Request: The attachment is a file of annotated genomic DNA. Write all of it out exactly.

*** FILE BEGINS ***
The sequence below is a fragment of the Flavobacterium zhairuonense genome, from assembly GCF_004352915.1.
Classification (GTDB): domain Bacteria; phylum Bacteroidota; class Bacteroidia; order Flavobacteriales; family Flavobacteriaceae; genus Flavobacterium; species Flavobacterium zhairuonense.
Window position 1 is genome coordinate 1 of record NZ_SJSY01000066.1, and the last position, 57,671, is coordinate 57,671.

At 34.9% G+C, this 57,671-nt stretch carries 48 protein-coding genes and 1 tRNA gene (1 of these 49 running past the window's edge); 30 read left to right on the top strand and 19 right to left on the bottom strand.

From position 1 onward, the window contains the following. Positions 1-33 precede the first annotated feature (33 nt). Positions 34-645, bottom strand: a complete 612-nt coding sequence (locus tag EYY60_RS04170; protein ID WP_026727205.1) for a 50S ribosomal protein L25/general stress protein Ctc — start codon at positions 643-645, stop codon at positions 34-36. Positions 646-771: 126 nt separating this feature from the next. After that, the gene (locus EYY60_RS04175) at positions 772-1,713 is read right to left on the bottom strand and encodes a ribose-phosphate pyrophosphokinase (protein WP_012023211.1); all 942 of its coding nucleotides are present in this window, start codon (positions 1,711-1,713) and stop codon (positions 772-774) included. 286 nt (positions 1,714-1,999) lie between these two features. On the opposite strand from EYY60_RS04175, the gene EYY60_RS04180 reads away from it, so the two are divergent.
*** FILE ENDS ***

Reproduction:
The sequence below is a fragment of the Flavobacterium zhairuonense genome, from assembly GCF_004352915.1.
Classification (GTDB): domain Bacteria; phylum Bacteroidota; class Bacteroidia; order Flavobacteriales; family Flavobacteriaceae; genus Flavobacterium; species Flavobacterium zhairuonense.
Window position 1 is genome coordinate 1 of record NZ_SJSY01000066.1, and the last position, 57,671, is coordinate 57,671.

At 34.9% G+C, this 57,671-nt stretch carries 48 protein-coding genes and 1 tRNA gene (1 of these 49 running past the window's edge); 30 read left to right on the top strand and 19 right to left on the bottom strand.

From position 1 onward, the window contains the following. Positions 1-33 precede the first annotated feature (33 nt). Positions 34-645, bottom strand: a complete 612-nt coding sequence (locus tag EYY60_RS04170; protein ID WP_026727205.1) for a 50S ribosomal protein L25/general stress protein Ctc — start codon at positions 643-645, stop codon at positions 34-36. Positions 646-771: 126 nt separating this feature from the next. After that, the gene (locus EYY60_RS04175) at positions 772-1,713 is read right to left on the bottom strand and encodes a ribose-phosphate pyrophosphokinase (protein WP_012023211.1); all 942 of its coding nucleotides are present in this window, start codon (positions 1,711-1,713) and stop codon (positions 772-774) included. 286 nt (positions 1,714-1,999) lie between these two features. On the opposite strand from EYY60_RS04175, the gene EYY60_RS04180 reads away from it, so the two are divergent.